In my teens I got started coding on my old Commodore 64s. Learning to program was a much different process back then, there was no internet to answer basically any question you’d have almost on a whim, everything I picked up came from some written matter, mostly programmer’s guides (including the definitive guide to using the hardware, the Programmer’s Reference Guide) or periodicals like Compute’s Gazette, Ahoy! and Commodore Magazine.
The C64 had a lot of graphics features, made possible by the machine’s powerful VIC-II chip. All of the home computers of the time had tricks one could use to get extra mileage out of their bespoke graphics hardware. The Atari 8-bit computers had display lists, for instance. The VIC-II had a powerful raster interrupt facility, the ability to share memory with the processor (at the cost of delaying the whole machine while it did so), eight surprisingly large hardware sprites (in double-width mode they could fill a whole scanline, something the NES’ sprites could only dream of doing), and a collection of interesting and flexible graphics modes.
Most of the time the C64 was in character mode, which was the standard kind of tile-based mode that pretty much all home computers at the time used by default, suitable for displaying messages, coding and some graphics. The ’64 three such modes: the standard mode where each character had a single color along with the screen-wide background color; a multicolor mode that gave a character its own color, up to two colors shared throughout the screen and that background color, and (mumble mumble). Sorry, what’d I say? I’ll get to that later.
The system also had two bitmapped modes that worked similarly, just directly viewing a region of memory instead of using each byte as an index into a character set. One mode was like the standard character mode, where the 1s in the bitmap were colored and the 0s were the background color; the other was multicolor mode, which similarly worked like it did in multicolor character mode: one color per 8×8 region, two colors shared throughout the screen, and the background color.
The problem with multicolor mode was, you had to trade horizontal resolution to use it. The big limiting factor to many computers’ graphics then was memory use: finding a way to encode the graphics information so the chip could access it and convert it into a video signal quickly enough to meet the needs of the display. So, to fit an 8-pixel-wide section of screen into the single byte it needed to be squeezed into, it could either use a one-to-one dot to screen ratio, or sacrifice two bits for one extra-wide pixel of up to four possible colors.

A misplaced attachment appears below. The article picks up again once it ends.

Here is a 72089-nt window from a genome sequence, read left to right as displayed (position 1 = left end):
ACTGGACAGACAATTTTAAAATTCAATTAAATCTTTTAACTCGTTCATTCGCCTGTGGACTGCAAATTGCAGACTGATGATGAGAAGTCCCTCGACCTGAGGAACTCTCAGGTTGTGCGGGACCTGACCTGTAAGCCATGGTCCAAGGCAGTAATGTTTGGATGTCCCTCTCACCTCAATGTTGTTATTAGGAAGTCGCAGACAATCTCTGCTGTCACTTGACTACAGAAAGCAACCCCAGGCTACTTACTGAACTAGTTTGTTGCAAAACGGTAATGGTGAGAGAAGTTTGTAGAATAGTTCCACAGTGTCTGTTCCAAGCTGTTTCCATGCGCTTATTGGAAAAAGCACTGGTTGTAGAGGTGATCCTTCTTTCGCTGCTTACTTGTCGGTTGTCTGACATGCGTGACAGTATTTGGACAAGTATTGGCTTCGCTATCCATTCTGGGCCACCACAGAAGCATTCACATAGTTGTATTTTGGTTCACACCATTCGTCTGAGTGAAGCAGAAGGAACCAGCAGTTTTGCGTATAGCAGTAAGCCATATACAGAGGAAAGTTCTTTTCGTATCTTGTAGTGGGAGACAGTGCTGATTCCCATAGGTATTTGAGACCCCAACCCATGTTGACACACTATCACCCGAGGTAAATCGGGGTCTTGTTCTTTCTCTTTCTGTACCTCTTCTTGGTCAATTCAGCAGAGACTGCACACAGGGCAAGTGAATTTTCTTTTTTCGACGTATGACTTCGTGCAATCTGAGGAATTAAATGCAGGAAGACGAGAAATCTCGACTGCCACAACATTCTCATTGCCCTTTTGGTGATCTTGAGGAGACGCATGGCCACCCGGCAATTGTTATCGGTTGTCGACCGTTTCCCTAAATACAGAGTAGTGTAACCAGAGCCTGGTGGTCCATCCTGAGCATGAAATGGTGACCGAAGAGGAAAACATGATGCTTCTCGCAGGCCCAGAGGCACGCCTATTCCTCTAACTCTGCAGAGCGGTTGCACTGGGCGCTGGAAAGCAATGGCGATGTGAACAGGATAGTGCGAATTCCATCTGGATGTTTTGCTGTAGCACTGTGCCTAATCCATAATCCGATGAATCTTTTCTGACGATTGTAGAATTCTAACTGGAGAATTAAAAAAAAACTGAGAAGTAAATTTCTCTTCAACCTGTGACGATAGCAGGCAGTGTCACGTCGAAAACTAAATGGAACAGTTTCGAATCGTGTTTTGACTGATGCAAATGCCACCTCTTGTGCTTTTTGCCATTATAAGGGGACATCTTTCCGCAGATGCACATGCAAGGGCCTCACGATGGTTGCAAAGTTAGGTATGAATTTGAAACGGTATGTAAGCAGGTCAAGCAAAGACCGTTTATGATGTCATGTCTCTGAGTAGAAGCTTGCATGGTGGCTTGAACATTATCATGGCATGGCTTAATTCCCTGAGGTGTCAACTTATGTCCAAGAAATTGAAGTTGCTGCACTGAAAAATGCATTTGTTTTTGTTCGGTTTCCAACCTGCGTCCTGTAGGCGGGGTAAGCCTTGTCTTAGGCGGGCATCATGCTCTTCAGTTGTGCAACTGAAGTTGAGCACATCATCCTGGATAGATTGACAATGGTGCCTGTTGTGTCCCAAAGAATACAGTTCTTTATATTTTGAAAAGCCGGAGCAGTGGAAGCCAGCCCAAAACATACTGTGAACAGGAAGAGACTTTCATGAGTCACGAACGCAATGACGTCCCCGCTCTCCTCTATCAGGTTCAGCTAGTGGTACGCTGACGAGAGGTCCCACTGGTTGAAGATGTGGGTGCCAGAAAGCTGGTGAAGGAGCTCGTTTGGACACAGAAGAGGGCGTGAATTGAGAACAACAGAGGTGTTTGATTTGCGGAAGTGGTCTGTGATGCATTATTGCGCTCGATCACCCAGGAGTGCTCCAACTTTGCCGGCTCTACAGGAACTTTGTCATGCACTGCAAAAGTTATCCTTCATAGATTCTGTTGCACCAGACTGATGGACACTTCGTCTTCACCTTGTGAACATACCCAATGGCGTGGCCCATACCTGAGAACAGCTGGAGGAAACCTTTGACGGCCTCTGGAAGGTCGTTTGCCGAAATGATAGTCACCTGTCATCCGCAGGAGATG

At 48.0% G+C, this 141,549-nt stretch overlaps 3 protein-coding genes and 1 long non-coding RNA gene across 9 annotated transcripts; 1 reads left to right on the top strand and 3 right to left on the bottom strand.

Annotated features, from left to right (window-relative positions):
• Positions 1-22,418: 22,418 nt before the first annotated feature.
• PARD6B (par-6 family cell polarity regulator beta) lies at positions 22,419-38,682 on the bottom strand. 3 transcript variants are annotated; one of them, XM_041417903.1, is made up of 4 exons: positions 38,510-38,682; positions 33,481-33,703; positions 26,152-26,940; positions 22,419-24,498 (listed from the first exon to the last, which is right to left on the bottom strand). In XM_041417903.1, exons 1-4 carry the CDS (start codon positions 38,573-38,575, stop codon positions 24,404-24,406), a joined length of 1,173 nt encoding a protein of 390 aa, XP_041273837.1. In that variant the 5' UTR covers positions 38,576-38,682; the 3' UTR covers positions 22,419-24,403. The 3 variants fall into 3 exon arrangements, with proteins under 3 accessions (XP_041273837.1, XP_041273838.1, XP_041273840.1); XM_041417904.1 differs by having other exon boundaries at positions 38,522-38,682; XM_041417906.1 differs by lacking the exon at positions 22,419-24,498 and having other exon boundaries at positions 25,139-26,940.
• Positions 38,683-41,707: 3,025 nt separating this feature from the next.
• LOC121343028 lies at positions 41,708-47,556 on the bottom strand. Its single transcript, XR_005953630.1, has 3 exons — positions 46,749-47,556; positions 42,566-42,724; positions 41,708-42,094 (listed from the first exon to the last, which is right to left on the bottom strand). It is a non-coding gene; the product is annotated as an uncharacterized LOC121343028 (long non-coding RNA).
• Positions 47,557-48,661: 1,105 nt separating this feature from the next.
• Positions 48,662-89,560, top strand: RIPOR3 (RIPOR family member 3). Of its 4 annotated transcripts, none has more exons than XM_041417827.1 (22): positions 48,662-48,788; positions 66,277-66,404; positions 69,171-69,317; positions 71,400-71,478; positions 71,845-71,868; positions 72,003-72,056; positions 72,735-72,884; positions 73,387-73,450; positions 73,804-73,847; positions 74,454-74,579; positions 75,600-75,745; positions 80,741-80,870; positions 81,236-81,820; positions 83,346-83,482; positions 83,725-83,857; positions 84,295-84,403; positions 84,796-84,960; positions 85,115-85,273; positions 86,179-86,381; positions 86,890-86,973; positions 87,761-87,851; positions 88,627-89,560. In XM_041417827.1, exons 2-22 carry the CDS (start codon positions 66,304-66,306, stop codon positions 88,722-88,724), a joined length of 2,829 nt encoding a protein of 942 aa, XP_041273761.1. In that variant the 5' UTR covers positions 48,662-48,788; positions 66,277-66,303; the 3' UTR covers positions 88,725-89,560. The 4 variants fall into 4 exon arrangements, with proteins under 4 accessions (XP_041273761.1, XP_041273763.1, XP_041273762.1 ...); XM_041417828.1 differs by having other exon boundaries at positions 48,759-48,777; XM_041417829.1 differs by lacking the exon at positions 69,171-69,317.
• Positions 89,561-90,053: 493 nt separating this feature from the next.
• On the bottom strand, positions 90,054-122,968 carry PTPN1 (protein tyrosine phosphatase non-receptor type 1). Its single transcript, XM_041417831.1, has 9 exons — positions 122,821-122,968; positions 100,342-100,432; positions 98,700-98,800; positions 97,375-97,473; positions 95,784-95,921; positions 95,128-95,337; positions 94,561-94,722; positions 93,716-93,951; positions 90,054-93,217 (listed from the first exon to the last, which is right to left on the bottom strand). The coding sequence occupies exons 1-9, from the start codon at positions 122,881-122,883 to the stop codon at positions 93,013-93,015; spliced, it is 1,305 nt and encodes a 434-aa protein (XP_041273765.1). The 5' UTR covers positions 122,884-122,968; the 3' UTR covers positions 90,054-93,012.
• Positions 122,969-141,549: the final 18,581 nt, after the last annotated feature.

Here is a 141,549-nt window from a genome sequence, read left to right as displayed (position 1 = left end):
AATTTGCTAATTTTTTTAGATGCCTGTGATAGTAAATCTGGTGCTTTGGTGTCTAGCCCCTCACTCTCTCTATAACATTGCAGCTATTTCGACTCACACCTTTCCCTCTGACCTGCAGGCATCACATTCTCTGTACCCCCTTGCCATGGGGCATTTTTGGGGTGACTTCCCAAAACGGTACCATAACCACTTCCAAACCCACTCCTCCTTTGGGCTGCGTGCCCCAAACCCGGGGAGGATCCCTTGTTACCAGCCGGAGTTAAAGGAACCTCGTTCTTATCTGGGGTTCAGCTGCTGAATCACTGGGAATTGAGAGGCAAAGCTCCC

The Commodore 64 had a fifth graphics mode. The one I mumbled over earlier. The much-ignored Extended Background Color mode.
It was another character based mode that, instead of forcing you to make use of one background color over the whole screen, gave you up to four such colors. Every cell on the screen could display a character using its full 8×8 resolution, but could also pick which of those background colors it could have. Useful!
Well… not as useful as you’d think. There’s always a tradeoff, and Extended Background Color’s tradeoff was a dire one. How does the VIC-II chip know which background color to use for each character cell? It uses the two high-order bits of each character byte. Meaning, while you could decide which of two colors would be used in each cell with a lot greater nuance, you only had 64 characters to work with! A full screen of 1,000 characters is a lot to fill with just 64 possible tiles. A lot of repetition would be unavoidable, which is probably why it was so little-used.
It essentially was either this:
These images are a little misleading, because I used the Commodore 64’s default ROM character set to make them, and the second half of its characters are just mirror images of the first half. But if you define your own characters, which basically any game worth its salt will do, it greatly reduces the number of tiles at your disposal. There may be some sneaky ways around it, sure, but they all involve their own tradeoffs.
I explain all this because Extended Background Color Mode is my best guess as to how Trap Door and Popeye do their graphics.
Here’s video of a playthrough of Popeye. It’s about 21 minutes, but it shouldn’t take long to get what I mean. It’s not Nintendo’s Popeye, it’s a completely different game.
And here’s a playthrough of Trap Door, with graphics by the same person:
Look at those huge characters! How could this be possible, and with that color depth? The C64 can have huge sprites, but only at the cost of making all their dots twice as tall and/or wide. And the pixels aren’t even multicolor mode wide. I can’t quite make sense out of it! Unless, maybe the games are displaying their large characters using the character set, which explains why they jerk along the screen? And the colors are using Extended Background Mode? That might explain the simplicity of the backgrounds, with only 64 characters to work with that means a lot of reused tiles.
I guess the point of this post is: what gives?